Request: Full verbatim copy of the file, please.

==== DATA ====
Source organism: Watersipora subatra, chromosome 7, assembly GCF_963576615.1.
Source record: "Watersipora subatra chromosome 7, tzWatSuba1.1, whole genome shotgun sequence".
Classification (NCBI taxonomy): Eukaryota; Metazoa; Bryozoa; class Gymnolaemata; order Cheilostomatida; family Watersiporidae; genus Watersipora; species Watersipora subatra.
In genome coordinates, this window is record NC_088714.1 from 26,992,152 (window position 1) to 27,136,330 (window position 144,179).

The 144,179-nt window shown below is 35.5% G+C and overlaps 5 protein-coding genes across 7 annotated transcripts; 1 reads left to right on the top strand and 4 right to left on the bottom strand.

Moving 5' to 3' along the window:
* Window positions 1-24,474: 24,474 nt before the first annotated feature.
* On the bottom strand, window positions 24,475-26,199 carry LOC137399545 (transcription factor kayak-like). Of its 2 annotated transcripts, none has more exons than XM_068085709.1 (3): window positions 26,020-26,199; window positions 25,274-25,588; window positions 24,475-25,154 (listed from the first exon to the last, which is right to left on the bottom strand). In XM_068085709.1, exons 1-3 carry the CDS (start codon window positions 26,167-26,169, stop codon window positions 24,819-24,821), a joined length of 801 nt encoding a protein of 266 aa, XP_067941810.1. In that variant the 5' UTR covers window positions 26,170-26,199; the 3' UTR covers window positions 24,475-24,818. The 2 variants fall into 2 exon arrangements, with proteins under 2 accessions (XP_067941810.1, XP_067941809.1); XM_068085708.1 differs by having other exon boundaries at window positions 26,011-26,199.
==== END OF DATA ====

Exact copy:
Source organism: Watersipora subatra, chromosome 7, assembly GCF_963576615.1.
Source record: "Watersipora subatra chromosome 7, tzWatSuba1.1, whole genome shotgun sequence".
Classification (NCBI taxonomy): Eukaryota; Metazoa; Bryozoa; class Gymnolaemata; order Cheilostomatida; family Watersiporidae; genus Watersipora; species Watersipora subatra.
In genome coordinates, this window is record NC_088714.1 from 26,992,152 (window position 1) to 27,136,330 (window position 144,179).

The 144,179-nt window shown below is 35.5% G+C and overlaps 5 protein-coding genes across 7 annotated transcripts; 1 reads left to right on the top strand and 4 right to left on the bottom strand.

Moving 5' to 3' along the window:
* Window positions 1-24,474: 24,474 nt before the first annotated feature.
* On the bottom strand, window positions 24,475-26,199 carry LOC137399545 (transcription factor kayak-like). Of its 2 annotated transcripts, none has more exons than XM_068085709.1 (3): window positions 26,020-26,199; window positions 25,274-25,588; window positions 24,475-25,154 (listed from the first exon to the last, which is right to left on the bottom strand). In XM_068085709.1, exons 1-3 carry the CDS (start codon window positions 26,167-26,169, stop codon window positions 24,819-24,821), a joined length of 801 nt encoding a protein of 266 aa, XP_067941810.1. In that variant the 5' UTR covers window positions 26,170-26,199; the 3' UTR covers window positions 24,475-24,818. The 2 variants fall into 2 exon arrangements, with proteins under 2 accessions (XP_067941810.1, XP_067941809.1); XM_068085708.1 differs by having other exon boundaries at window positions 26,011-26,199.